The irony is that yesterday I was feeling ‘down in the dumps’ but I read a snippet out of another book that gave me the nudge I needed and then seeing your post reminded me further, and I’m glad it prompted me to get my book because I was able to see what I had underlined and what questions I had at the time.

And along those lines, a thought came to me yesterday of forgetting and remembering. I suppose many authors have played with that idea. But, it really rang true for me how we forget so much of our lives, that it almost seems that on one hand, part of life involves remembering memories and such—remembering who we are—and on the other hand, perhaps losing ourselves to nature and to that stillness and perfection within ourselves—that which is already there.

It’s always nice to visit your blog. It emits such positive light and energy!

ashok said...

" perhaps losing ourselves to nature and to that stillness and perfection within ourselves—that which is already there."

Rebb in my knowledge and experience there is nothing better to do than what you have expressed in this sentance. There is inside all of us unbounded joy and we can experience it in that stillness. It does not happen all the time, but it is beautiful when it does.

Thanks Rebb for you nice comments on the blog. I personally do not subscribe to any one religion but believe that they all have something beautiful that we can gain from. That is where my views come from now.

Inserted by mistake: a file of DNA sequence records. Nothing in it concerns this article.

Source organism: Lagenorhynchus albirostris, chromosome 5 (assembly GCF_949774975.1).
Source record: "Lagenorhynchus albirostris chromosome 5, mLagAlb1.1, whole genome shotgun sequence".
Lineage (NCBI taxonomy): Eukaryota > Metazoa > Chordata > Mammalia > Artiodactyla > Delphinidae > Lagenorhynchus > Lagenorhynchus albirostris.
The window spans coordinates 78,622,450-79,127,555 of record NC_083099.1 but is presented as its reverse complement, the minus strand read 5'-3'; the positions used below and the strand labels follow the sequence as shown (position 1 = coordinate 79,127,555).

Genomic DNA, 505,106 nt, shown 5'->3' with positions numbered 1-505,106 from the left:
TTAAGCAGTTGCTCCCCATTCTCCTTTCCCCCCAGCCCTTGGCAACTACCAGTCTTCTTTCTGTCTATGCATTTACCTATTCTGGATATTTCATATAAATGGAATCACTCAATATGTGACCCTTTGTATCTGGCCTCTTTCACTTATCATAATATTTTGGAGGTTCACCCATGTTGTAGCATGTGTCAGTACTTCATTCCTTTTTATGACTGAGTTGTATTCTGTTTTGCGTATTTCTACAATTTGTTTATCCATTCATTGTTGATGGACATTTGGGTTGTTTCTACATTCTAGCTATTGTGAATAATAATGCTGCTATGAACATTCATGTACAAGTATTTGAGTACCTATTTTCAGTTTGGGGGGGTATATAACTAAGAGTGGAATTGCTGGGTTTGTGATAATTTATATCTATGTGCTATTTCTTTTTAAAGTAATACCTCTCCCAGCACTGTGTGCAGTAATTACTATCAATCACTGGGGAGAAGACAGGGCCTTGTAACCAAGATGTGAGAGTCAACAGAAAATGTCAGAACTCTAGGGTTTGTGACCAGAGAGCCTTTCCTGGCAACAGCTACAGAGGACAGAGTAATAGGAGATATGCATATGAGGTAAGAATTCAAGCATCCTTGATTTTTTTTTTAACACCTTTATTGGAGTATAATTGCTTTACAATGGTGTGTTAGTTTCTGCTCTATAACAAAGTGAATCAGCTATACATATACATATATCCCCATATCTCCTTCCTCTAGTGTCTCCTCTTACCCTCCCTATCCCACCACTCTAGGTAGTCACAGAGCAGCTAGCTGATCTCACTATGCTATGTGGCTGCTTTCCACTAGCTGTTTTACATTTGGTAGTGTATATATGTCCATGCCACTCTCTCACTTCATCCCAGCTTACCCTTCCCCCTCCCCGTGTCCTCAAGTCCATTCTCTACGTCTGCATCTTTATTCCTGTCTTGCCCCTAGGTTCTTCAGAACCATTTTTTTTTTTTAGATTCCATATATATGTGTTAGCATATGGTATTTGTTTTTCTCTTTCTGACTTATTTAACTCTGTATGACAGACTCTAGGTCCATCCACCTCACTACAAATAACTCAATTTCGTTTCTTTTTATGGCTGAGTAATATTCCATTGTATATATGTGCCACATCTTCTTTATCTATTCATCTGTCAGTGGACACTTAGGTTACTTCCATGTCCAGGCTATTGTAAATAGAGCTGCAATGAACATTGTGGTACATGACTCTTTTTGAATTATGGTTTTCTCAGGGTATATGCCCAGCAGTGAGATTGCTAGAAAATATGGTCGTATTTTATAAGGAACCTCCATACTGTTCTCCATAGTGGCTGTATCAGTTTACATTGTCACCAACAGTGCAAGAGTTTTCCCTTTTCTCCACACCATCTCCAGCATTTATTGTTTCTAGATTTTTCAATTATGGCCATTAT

ashok said...

Remembering has to be done sometimes Rebb in order to resolve past emotions, as I described in the post on memories and things. The idea is to resolve those memories so that they lose their emotional impact and cease to contol or influnce us subconsciously, so that we can truly forget (not just suppress) and fully reach that joy and stillness within.

Rebb said...

Ashok, Yes it is beautiful when it does happen, and I suppose because these moments do not happen constantly, we appreciate them that much more.

I too do not follow any one set of beliefs. I suppose ways of being has become my core, but I love looking to the world’s wisdoms. Yes, I agree, they do “All have something beautiful that we can gain from.” That’s one of the reasons I love the humanities. It seems to cover it all and so much of the arts, which in a way religion or whichever word one would like to use--is art in action. We are art in action—each masterpieces discovering our own beauty and sharing it.

Hayden said...

another lovely post, Ashok. Sorry that I was too distracted to get here earlier!

Everything here is pretty much in accord with what I've been shown in shamanic practice - we are in accord.

At this point in my life I try to have no beliefs at all. I know what I am shown through my practice, all else is up for question. Including this-world 'teachings' of those who help me learn the shamanic approach.

I laughed after I wrote that. My experience is that it's absurdly difficult to get questions answered by this-world teachers. If they deign to answer at all, it's typically with a suggestion of a question we might ask to be shown an answer to during a 'journey' to our other-world teachers.

So again - I try to believe nothing, although I will speculate.